I hope you'll take a few of your idea kernels and explode them into story ideas. We're going to be discussing ideas all next week, too. Join me on Friday, when we'll discuss other ways to nurture ideas and I'll be highlighting a fantastic book by debut author, Tracy Madison.


Write Already--It's Wednesday!

Monday, February 23, 2009

The Lull Between Projects

This week we're looking at the lull between projects. It's a breeding ground for procrastination. So we're going to focus on building an idea bank to get us through those times. When you're chomping at the bit to write your next great story, you won't feel the urge to procrastinate.

When you finish a project, you feel quite justified in taking a little time off. You've earned it, right? Absolutely! Take a pre-determined time to relax, recharge, and linger over the possiblities of your next piece. When that pre-determined time has come to an end, start your next project.

But what happens when the week (or month) ends and you don't start your next project? P-r-o-c-r-a-s-t-i-n-a-t-i-o-n. Sorry, but it's true. The longer you take to start writing again, the harder it will be.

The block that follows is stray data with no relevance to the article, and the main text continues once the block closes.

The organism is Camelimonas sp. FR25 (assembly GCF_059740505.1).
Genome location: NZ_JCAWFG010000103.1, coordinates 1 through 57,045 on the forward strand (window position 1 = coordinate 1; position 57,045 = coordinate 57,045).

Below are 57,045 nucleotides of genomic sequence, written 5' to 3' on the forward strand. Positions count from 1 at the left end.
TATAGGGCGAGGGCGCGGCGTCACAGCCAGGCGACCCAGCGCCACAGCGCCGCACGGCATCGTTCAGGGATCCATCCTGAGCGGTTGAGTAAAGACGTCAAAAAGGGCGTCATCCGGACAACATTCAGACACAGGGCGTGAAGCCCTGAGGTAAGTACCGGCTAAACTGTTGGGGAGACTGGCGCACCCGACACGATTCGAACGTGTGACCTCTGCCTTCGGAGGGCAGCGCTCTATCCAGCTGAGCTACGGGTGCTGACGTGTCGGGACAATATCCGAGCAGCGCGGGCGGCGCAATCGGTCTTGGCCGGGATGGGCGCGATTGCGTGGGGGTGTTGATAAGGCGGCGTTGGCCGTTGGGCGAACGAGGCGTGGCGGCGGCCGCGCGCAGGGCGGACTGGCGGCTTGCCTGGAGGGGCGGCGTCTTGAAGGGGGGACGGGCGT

I don't know what to write. All of my ideas are lame. I couldn't possibly top the last story I wrote.

Those are all viscious lies we tell ourselves. They aren't true. You can't use up ideas--they are truly limitless. Trust me on this!

Limitless ideas? Ha! You're crazy!

Well, sometimes I am crazy but not about this. The key is to listen to all the ideas that come your way and not poo-poo any of them. No, you won't use every idea that pops in your head, but when you get used to listening to them, you'll use the best ones that come to mind.

I don't even get one idea in my head

Is that true? Really? You listen to the radio, watch the nightly news, or read magazines, yes? No one lives in a vacuum. Interesting stories come to us on a daily basis.

Join me on Wednesday when we'll discuss how to take those interesting idea kernels and expand on them to come up with fabulous plots.


Get Motivated! It's Monday!

Friday, February 20, 2009

Kicking Procrastination To the Curb

It would be easy for me to say "just do it" to whatever it is you're avoiding, but, I won't mislead you. If it were that easy, no one would procrastinate!

I've found a few helpful ways to skirt around the problem. What's at the top of my list? That's easy. Accountability. I'm not talking about accountability to myself, although I need that too; no, I'm talking about reaching out to a friend, family member, or writing buddy to keep me on track.